On the plane to India I read a NYRB article on the history of trade (in goods and ideas) between India and China by Amartya Sen. In a footnote he answered a question which I’d long wondered about but never bothered to investigate: What is the origin of the term “Mandarin”?
The term “Mandarin,” from the Sanskrit word mantri, or special advisor (the Indian prime minister is still called pradhan mantri, or principal adviser), came much later, via Malaya.
Sen also provides this history of the term “sine”:
An interesting example of the transmission of mathematical dieas and terms can be seen in the origin of the trigonometric term “sine.” In his Sanksrit mathematical treatise completed in 499 AD, Aryabhata used jya-ardha (Sankscrit for “chord half”), shortened later into jya, for what we now call “sine.” Arab mathematicians in the eighth century transliterated the Sanskrit word jya into the proximate sound of jiba and then later changed it into jaib (with the same consonants as jiba), which is a good Arabic word, meaning a bay or a cove, and it was this word that was later translated by Gherardo of Cremona (circa 1150) into its equivalent Latin word for a bay or a cove, viz., sinus, from which the modern term “sine” is derived.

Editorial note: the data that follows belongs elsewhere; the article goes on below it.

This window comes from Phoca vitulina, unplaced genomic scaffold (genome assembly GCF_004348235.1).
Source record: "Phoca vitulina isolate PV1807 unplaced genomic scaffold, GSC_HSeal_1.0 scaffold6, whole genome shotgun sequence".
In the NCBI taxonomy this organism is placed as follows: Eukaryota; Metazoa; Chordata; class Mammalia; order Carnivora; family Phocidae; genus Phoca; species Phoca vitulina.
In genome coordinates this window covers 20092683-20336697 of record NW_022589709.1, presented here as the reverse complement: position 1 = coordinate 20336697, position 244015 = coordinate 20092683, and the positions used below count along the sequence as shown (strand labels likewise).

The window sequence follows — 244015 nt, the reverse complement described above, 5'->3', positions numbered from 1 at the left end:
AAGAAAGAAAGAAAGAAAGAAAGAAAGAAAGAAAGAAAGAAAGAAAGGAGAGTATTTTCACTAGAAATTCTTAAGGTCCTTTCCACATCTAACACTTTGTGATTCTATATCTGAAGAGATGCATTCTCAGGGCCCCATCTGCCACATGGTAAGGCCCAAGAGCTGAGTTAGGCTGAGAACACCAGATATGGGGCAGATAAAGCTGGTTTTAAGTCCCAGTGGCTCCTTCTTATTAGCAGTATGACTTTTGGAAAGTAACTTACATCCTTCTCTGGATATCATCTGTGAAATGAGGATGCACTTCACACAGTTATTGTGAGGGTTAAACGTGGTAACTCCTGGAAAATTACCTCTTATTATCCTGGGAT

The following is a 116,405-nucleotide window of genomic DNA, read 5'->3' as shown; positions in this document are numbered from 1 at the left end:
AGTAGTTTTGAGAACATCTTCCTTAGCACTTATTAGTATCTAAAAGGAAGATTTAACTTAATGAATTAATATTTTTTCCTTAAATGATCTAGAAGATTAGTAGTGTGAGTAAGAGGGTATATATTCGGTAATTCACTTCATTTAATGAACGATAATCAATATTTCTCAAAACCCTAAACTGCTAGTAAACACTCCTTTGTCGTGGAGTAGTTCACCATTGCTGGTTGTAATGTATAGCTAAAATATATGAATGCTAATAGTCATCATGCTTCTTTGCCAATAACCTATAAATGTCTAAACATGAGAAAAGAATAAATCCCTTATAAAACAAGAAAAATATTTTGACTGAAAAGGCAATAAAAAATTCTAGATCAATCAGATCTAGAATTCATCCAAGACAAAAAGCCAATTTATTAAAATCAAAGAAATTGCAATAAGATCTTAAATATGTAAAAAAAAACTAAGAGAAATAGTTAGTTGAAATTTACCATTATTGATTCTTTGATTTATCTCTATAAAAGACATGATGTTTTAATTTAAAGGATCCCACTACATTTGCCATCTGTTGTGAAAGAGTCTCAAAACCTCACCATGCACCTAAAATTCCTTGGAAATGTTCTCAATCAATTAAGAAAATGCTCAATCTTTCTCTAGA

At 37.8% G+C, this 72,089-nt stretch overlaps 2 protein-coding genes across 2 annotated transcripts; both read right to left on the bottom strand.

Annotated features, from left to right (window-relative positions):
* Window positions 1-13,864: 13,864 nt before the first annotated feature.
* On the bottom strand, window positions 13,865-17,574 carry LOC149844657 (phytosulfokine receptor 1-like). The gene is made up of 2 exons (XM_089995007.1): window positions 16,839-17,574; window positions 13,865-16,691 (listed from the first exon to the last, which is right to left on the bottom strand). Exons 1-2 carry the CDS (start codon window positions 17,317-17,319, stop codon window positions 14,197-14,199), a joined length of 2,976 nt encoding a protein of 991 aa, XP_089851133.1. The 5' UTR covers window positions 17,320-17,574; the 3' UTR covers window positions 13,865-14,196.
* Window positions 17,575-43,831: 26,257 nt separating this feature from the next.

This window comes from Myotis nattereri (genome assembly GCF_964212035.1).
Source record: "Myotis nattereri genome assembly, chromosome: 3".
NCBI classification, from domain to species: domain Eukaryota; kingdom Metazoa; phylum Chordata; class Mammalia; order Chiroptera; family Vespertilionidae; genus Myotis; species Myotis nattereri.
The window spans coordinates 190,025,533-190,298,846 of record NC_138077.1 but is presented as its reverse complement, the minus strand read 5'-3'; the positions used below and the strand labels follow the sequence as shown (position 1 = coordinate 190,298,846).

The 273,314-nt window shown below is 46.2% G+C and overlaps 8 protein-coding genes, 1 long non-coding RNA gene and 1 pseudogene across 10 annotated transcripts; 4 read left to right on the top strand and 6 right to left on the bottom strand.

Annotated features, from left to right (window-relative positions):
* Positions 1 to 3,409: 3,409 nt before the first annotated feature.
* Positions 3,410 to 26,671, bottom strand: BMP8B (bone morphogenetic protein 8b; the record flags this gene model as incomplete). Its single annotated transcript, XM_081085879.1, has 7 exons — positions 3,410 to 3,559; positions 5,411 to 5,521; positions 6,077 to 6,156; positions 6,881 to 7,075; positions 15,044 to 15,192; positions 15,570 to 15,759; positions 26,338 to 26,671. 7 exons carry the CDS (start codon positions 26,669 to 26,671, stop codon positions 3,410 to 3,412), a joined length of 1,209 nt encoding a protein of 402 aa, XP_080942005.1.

He then goes on to say that it was the earlier term, jya, which was translated into Chinese as ming. (Unfortunately, lacking a Chinese-enabled computer I can’t look up the character, but I’ll try to add it later.)